Five years ago today, CVS pulled all tobacco products from it shelves, shutting off a $2 billion a year business, but creating a path for the company’s transformation into a health care provider (and ultimately, its acquisition of Aetna.) The move led to a measurable decline in cigarette sales and smoking. It was a sterling example of a company pursuing purpose at the expense of short-term profit, leading to benefits for both the business and society.
This morning, CVS is launching a new $50 million campaign to help stop teen vaping, and create the first tobacco-free generation. The rise of teen vaping “is something I am personally very worried about,” CEO Larry Merlo told me Friday. He cited a study showing “78% of school age kids who are vaping are likely to begin smoking before they finish high school.”
Are we backsliding on smoking? “In some respects, I do see us going backward,” Merlo replied. The company plans to boost smoking cessation programs both though CVS Caremark and through Aetna managed care plans.
The tobacco decision five years ago “was foundational to our growth as a health care company,” Merlo said. “It served as a point of validation that we are a very credible health care provider.” He said it also had a big impact on the firm’s culture, engaging employees across the company. “It brought our purpose to life in a very meaningful way.” A lesson there for others?
I’m headed to Yuxi, China today, where the Fortune Global Sustainability Forum starts Wednesday. Among those attending: Dow CEO Jim Fitterling, Impossible Foods CEO Pat Brown, Esquel Chair Marjorie Yang, Energy Innovation CEO Hal Harvey, AeroFarms CEO Dave Rosenberg, and environmentalist extraordinaire Bill McDonough. We’ll be reporting from there the rest of the week.
Today, British lawmakers will introduce legislation that would effectively block a no-deal Brexit at the end of October, forcing Boris Johnson’s government to ask the EU for another extension until the end of January if no deal has been agreed by mid-October. Johnson has warned that, if the vote passes, Conservatives who voted for the blockage will be booted out of the party, and a general election will be held on October 14, to block the blocking legislation. Sterling fell on that threat, though two-thirds of lawmakers would need to back the call for a fresh election for it to occur. BBC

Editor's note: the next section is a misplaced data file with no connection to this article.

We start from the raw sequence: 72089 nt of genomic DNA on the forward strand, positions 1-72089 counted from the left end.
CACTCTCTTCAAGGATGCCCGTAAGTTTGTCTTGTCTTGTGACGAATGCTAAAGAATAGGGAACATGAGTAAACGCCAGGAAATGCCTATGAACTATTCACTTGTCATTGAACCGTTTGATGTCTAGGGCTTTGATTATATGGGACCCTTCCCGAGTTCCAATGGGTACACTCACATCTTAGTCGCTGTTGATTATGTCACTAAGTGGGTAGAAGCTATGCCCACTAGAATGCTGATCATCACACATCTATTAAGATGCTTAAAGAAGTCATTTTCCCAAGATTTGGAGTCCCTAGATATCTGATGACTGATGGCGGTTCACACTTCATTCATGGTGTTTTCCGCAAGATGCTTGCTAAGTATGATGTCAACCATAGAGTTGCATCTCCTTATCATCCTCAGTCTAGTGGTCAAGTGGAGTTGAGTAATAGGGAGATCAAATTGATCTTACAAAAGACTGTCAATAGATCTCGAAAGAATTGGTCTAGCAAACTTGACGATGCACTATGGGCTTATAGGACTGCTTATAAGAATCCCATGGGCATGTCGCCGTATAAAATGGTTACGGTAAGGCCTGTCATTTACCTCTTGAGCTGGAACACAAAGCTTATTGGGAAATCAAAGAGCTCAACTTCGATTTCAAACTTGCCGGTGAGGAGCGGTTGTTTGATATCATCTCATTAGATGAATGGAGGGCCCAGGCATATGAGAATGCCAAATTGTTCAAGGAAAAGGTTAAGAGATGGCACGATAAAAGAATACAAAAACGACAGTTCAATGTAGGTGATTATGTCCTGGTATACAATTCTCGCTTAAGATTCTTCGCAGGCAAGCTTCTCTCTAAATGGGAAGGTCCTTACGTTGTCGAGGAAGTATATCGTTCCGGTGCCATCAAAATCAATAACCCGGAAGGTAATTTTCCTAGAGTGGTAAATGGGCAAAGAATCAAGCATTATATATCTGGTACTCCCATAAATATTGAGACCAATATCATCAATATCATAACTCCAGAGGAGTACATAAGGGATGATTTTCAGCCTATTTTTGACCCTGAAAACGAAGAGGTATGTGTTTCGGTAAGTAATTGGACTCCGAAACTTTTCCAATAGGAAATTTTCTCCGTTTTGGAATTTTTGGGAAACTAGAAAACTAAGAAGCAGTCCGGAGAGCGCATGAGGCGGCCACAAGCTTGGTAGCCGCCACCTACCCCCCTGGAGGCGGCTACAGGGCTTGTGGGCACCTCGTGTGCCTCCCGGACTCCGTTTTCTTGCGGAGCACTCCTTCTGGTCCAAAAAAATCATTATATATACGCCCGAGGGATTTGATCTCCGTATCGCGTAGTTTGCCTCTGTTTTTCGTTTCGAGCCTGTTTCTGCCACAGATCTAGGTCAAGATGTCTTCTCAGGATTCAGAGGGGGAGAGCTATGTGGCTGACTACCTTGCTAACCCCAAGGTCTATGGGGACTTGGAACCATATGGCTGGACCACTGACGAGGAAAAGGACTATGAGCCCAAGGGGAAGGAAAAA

Hurricane Dorian is heading for Florida later today, after hovering over the northwestern Bahamas and killing five people there. It has however now been downgraded to a Category 3 storm. CBS News
A Wall Street Journal survey shows economic confidence among small U.S. businesses is at its lowest level in almost seven years, thanks to the trade war. A rising proportion of respondents—two-fifths—expect the economy to worsen over the next year. Keep an eye out for purchasing manager survey figures today, to see how the U.S. industrial sector is being affected. WSJ
Huawei may have been blocked from 5G rollouts in Japan and Australia, but it’s still managed to score over 50 such contracts around the world. That’s according to new figures from the company, which put it ahead of rivals Nokia and Ericsson. CNBC
AROUND THE WATER COOLER
Arnaud Deboeuf, a senior executive in the Renault-Nissan alliance, has quit while blaming Renault chief Thierry Bolloré for his departure. Bolloré, who is seen by some as divisive, allegedly told Deboeuf that no-one wanted to work with him anymore. Deboeuf will now go work at rival PSA. Financial Times
The Inditex-owned fashion brand Zara has said on social media that it supports China’s sovereignty over Hong Kong. Some had suggested that its Monday closure of four stores in the city was an expression of support for a student strike. Reuters
When the next recession hits, it could feel very different from the last one, writes Fortune‘s Erik Sherman, who has some handy tips for workers: look at cutting expenses now, take on extra work if possible, and shop around for a better-paying job while the labor market is still strong. Fortune
Eminence Capital, which has a 4.4% stake in Just Eat, will oppose its merger with Takeaway.com due to alleged undervaluation. The combined entity would lead the food-delivery markets in Canada, Germany, the U.K. and the Netherlands. Reuters